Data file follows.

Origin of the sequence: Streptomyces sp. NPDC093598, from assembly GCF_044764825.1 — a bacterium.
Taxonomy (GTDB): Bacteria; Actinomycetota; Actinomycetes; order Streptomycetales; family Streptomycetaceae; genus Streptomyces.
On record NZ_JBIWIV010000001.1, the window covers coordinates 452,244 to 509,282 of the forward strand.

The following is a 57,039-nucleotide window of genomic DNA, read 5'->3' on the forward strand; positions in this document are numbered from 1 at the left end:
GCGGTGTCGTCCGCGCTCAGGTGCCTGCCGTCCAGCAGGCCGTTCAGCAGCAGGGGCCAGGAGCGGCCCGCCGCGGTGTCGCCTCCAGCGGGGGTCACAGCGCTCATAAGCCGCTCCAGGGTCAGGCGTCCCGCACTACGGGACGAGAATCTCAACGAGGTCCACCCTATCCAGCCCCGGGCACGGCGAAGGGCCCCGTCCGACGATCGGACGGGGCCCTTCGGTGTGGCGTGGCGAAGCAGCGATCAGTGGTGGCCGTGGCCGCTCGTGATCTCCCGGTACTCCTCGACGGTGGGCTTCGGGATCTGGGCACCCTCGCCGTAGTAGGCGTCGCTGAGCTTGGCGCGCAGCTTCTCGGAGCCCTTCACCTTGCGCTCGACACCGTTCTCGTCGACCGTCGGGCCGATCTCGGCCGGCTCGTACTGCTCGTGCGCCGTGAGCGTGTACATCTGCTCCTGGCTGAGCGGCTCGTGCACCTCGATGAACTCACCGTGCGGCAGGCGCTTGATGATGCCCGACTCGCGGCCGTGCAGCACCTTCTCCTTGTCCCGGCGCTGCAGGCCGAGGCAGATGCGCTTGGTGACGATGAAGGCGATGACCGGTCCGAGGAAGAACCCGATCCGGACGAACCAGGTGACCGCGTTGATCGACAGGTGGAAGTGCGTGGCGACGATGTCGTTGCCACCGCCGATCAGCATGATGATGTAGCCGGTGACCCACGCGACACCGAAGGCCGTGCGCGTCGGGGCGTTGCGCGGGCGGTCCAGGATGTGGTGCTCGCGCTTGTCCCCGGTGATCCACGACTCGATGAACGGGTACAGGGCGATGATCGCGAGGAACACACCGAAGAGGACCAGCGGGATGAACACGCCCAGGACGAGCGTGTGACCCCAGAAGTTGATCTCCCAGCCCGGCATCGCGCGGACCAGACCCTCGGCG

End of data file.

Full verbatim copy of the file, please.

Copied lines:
Origin of the sequence: Streptomyces sp. NPDC093598, from assembly GCF_044764825.1 — a bacterium.
Taxonomy (GTDB): Bacteria; Actinomycetota; Actinomycetes; order Streptomycetales; family Streptomycetaceae; genus Streptomyces.
On record NZ_JBIWIV010000001.1, the window covers coordinates 452,244 to 509,282 of the forward strand.

The following is a 57,039-nucleotide window of genomic DNA, read 5'->3' on the forward strand; positions in this document are numbered from 1 at the left end:
GCGGTGTCGTCCGCGCTCAGGTGCCTGCCGTCCAGCAGGCCGTTCAGCAGCAGGGGCCAGGAGCGGCCCGCCGCGGTGTCGCCTCCAGCGGGGGTCACAGCGCTCATAAGCCGCTCCAGGGTCAGGCGTCCCGCACTACGGGACGAGAATCTCAACGAGGTCCACCCTATCCAGCCCCGGGCACGGCGAAGGGCCCCGTCCGACGATCGGACGGGGCCCTTCGGTGTGGCGTGGCGAAGCAGCGATCAGTGGTGGCCGTGGCCGCTCGTGATCTCCCGGTACTCCTCGACGGTGGGCTTCGGGATCTGGGCACCCTCGCCGTAGTAGGCGTCGCTGAGCTTGGCGCGCAGCTTCTCGGAGCCCTTCACCTTGCGCTCGACACCGTTCTCGTCGACCGTCGGGCCGATCTCGGCCGGCTCGTACTGCTCGTGCGCCGTGAGCGTGTACATCTGCTCCTGGCTGAGCGGCTCGTGCACCTCGATGAACTCACCGTGCGGCAGGCGCTTGATGATGCCCGACTCGCGGCCGTGCAGCACCTTCTCCTTGTCCCGGCGCTGCAGGCCGAGGCAGATGCGCTTGGTGACGATGAAGGCGATGACCGGTCCGAGGAAGAACCCGATCCGGACGAACCAGGTGACCGCGTTGATCGACAGGTGGAAGTGCGTGGCGACGATGTCGTTGCCACCGCCGATCAGCATGATGATGTAGCCGGTGACCCACGCGACACCGAAGGCCGTGCGCGTCGGGGCGTTGCGCGGGCGGTCCAGGATGTGGTGCTCGCGCTTGTCCCCGGTGATCCACGACTCGATGAACGGGTACAGGGCGATGATCGCGAGGAACACACCGAAGAGGACCAGCGGGATGAACACGCCCAGGACGAGCGTGTGACCCCAGAAGTTGATCTCCCAGCCCGGCATCGCGCGGACCAGACCCTCGGCG